Japan is rich with trail races but of the near 400 events each year only 5 per cent of participants come from overseas, according to Japanese race organiser Haruyuki Nonoyama.
It is something Nonoyama is trying to change by developing a partnership with Hong Kong race organiser The Green Race.
“Hong Kong is a core of running in Eastern Asia,” he said. “But the Japanese don’t like to promote the potential and the alps we have. So this partnership will help make it easier for Hongkongers to come and race.”
The Green Race is reducing its physical prizes, such as medals and T-shirts, but instead giving race credit to podium runners to cheapen entry to Nonoyama’s 15 annual races, such as this weekend’s Skyline Trail Sugadaira.
The two companies are also working to translate information about the races and give guidelines so they are more accessible for all Hongkongers, as Japan rarely translates road signs or other instructions.
“There are many attractive mountains in both the north and south but they are different,” said Nonoyama, owner of race company Fields. “There is snow, colourful autumn leaves and greenery at different altitudes. There can be four seasons in one race.”
For example, Fields’ premier race on July 1 is the Mt Taisetsu Ultra Trail, which takes runners through wild mountains and over snow covered paths.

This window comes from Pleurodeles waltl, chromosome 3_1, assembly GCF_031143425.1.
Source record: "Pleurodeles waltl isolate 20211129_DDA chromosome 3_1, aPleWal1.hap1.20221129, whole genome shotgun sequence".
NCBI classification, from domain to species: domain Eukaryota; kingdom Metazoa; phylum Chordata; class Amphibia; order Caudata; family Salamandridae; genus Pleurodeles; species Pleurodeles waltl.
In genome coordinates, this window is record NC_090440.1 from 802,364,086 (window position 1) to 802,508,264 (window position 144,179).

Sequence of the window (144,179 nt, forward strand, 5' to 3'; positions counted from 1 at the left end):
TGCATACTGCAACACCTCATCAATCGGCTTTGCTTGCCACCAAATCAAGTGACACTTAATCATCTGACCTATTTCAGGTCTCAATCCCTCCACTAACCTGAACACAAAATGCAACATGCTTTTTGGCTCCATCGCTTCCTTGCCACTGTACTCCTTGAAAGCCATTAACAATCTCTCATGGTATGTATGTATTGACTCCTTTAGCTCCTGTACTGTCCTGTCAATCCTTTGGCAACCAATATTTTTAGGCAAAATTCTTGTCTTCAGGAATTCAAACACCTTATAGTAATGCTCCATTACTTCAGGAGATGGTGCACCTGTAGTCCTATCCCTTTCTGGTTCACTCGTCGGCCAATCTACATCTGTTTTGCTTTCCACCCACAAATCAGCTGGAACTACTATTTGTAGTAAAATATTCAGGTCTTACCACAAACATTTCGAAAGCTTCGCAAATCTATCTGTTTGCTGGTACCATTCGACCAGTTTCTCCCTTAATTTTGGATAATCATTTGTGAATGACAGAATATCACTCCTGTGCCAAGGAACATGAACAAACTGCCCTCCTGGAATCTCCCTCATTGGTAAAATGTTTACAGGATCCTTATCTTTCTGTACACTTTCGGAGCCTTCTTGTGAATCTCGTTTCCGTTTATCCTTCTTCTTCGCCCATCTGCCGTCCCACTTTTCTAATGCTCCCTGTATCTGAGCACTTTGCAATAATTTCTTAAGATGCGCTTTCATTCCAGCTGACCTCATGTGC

Martin Cai, The Green Race organiser, praised companies like Action Asia for helping trail runners experience remote places like Mongolia.
“Let’s help this amazing community gain access to Japan,” he said. “I have run two of Mr Nonoyama’s races in Japan and it’s a corner of the world I would have never been to without those races. It is so different to Hong Kong.”
But Hongkongers must be sensitive to local culture, both organisers warned, as Japan is quite conservative and the established hiking scene is having difficulty accepting the running explosion.
The first step to appeasing hikers is respecting the environment – the two organisers’ green credentials is what they first bonded over.
But second to that, runners need to make an effort to say “excuse me” as they pass hikers. Then they can enjoy the trails to their hearts’ content.
“We’ve got some excellent running in Hong Kong but it is all hard surfaced,” said Cai, who will co-host a race on November 24 on Lantau with Fields. “But running in Japan is like running on a mattress. There is nothing like running on that organic surface.”